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Oak Besma (Besma quercivoraria)


Detailing the physical features, habits, territorial reach and other identifying qualities of the Oak Besma.




When a moth's diet consists of one of the most abundant trees on the continent, it is no surprise to find them everywhere.



 Updated: 1/31/2020; Authored By Staff Writer; Content ¬©www.InsectIdentification.org




The Oak Besma is a common moth in North America, but not well known. It is sexually dimorphic, so males look different from females. Pale brown males have a thin, dark brown line crossing all the wings, creating a curve when they are flat and open. A dark patch sits below it. A shorter brown line hugs the moth's 'shoulders'. A small black dot sits between these lines. Hindwings also have a black dot just above the brown line. There is some variation among males, and varying shades of brown bands may be present as well as mottled markings. Females are pale yellow. The face and hairy thorax are bright yellow. The curved line across the female's wings is lighter, but still obvious. Both male and female are covered in fine freckles or specks that give it the appearance of woodgrain. Like many Geometer moths, the edges of the wings are wavy, or ruffled, and come to points.

Despite its name and love for oak leaves, caterpillars of the Oak Besma also eat from birch, poplar, willow, and white spruce. Two broods are produced each year.


General Characteristics
Capability, Shape, Texture/Pattern, Benefits, Dangers
Flying insect icon
Patterned insect icon
Striped or banded insect icon


Taxonomic Hierarchy
Species Breakdown
Kingdom: Animalia
  Phylum: Arthropoda
    Class: Insecta
      Order: Lepidoptera
        Family: Geometridae [ View More ]
          Genus: Besma [ View More ]
            Species: quercivoraria
Identifying Information
Size, Colors, Descriptors
Scientific Name: Besma quercivoraria
Category: Butterfly or Moth
Size (Adult; Length): 27mm to 41mm (1.05in to 1.60in)
Colorwheel Graphic Colors: brown; yellow
Descriptors: single line; pale yellow; ruffled edge wings; dark patches; black dots; woodgrain; flying
Relative Size Comparison
Lo: 27mm | Hi: 41mm
Territorial Reach (A-to-Z)
U.S., Canada, and Mexico
Alabama
Alaska
Arizona
Arkansas
California
Colorado
Connecticut
Delaware
Florida
Georgia
Hawaii
Idaho
Illinois
Indiana
Iowa
Kansas
Kentucky
Louisiana
Maine
Maryland
Massachusetts
Michigan
Minnesota
Mississippi
Missouri
Montana
Nebraska
Nevada
New Hampshire
New Jersey
New Mexico
New York
North Carolina
North Dakota
Ohio
Oklahoma
Oregon
Pennsylvania
Rhode Island
South Carolina
South Dakota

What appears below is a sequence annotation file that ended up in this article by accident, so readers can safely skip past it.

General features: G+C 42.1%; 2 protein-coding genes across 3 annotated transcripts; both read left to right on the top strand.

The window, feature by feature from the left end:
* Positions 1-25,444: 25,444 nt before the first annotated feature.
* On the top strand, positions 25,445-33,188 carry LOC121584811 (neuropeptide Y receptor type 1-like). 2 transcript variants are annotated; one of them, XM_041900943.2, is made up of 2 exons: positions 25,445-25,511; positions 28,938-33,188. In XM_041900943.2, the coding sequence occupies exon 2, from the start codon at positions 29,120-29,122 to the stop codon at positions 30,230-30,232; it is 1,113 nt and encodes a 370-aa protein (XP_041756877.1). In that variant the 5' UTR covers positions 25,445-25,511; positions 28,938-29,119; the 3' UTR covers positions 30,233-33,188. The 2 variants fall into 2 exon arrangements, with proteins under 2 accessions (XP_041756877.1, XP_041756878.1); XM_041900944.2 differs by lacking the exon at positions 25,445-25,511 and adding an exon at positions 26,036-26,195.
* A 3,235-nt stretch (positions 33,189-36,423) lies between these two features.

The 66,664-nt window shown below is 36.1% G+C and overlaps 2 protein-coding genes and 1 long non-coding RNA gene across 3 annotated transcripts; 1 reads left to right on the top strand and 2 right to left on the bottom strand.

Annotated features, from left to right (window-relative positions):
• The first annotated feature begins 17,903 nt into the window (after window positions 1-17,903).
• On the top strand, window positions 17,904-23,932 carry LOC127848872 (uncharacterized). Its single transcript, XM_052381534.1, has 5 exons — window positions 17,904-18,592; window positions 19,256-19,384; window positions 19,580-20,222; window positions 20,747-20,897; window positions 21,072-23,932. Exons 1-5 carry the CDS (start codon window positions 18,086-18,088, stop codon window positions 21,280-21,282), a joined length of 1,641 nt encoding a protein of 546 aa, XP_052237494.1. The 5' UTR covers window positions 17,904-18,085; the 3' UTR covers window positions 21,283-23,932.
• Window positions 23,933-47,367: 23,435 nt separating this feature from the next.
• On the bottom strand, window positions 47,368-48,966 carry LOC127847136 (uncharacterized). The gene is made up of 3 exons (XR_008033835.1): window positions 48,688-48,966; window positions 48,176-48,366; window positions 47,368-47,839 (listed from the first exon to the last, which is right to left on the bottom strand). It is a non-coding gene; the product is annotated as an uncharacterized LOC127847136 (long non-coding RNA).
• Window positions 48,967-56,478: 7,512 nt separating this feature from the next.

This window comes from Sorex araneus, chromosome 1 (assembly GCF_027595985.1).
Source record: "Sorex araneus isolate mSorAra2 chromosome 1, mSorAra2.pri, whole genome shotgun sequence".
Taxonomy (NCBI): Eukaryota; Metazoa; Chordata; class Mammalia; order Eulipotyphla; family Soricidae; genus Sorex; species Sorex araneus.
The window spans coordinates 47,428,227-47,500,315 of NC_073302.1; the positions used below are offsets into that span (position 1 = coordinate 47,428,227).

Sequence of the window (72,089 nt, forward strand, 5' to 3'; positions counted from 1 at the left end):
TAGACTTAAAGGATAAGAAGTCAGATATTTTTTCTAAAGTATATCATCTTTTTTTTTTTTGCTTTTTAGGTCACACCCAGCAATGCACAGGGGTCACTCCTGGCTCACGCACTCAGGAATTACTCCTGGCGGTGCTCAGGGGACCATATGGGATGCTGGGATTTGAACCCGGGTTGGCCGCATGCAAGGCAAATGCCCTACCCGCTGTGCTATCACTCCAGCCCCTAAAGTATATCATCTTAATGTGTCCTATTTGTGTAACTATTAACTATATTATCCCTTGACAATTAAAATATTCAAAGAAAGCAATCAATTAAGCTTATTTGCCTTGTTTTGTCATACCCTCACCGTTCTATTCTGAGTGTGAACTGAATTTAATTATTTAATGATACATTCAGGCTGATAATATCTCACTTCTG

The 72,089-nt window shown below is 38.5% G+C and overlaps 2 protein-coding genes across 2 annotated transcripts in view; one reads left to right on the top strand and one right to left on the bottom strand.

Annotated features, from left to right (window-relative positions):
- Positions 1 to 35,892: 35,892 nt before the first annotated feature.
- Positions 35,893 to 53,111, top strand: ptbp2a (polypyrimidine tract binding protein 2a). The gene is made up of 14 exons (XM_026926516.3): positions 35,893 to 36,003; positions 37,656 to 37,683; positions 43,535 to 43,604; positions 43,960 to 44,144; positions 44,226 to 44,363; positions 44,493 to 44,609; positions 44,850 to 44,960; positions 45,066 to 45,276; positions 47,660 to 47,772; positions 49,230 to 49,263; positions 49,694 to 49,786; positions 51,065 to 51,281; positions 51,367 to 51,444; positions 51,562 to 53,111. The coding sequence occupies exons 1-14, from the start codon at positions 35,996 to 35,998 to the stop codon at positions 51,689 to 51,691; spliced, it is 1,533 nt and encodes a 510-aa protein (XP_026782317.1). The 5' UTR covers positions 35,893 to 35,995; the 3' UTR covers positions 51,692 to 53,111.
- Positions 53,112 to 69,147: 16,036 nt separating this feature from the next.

Tennessee
Texas
Utah
Vermont
Virginia
Washington
West Virginia
Wisconsin
Wyoming
Canadian National Flag Graphic
Alberta
British Columbia
Manitoba
New Brunswick
Newfoundland and Labrador
Nova Scotia
Ontario
Prince Edward Island
Quebec
Saskatchewan
Mexican National Flag Graphic
Mexico
Note: An insect's reach is not limited by lines drawn on a map and therefore species may appear in areas, regions and/or states beyond those listed above as they are driven by environmental factors (such as climate change), available food supplies and mating patterns.
Territorial Map
U.S., Canada, and Mexico
Alaska  
Hawaii  
Prince Edward Is.  
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State of New England graphic
State of New Jersey graphic
State of New Mexico graphic
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State of North Carolina graphic
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State of Ohio graphic
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State of South Carolina graphic
State of South Dakota graphic
State of Tennessee graphic
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State of Utah graphic
State of Virginia graphic
State of Washington graphic
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State of Wyoming graphic
Canadian territory of Alberta graphic
Canadian territory of British Columbia graphic
Canadian territory of Manitoba graphic
Canadian territory of New Brunswick graphic
Canadian territory of Newfoundland and Labrador graphic
Canadian territory of Ontario graphic
Canadian territory of Quebec graphic
Canadian territory of Saskatchewan graphic
Territory map graphic of the country of Mexico
Contiguous United States shape map layer graphic


Butterfly and Moth Anatomy
Graphic showing basic anatomy of a common North American butterfly and moth insect
1
Antennae: Butterflies and Moths have a pair of antennae on the head used for sensing.
2
Head: The head is home to the insect's eyes, antennae, and proboscis.
3
Thorax: Home to the three pairs of legs as well as vital internal organs.
4
Abdomen: Contains vital internal organs such as the heart(s) and reproduction facilities.
5
Forewing: The upper, forward wing pair used for flying.
6
Hindwing: The lower, rearward wing pair used for flying.
NOTE: Butterflies and Moths are part of the Lepidopteran order as they share many similarities.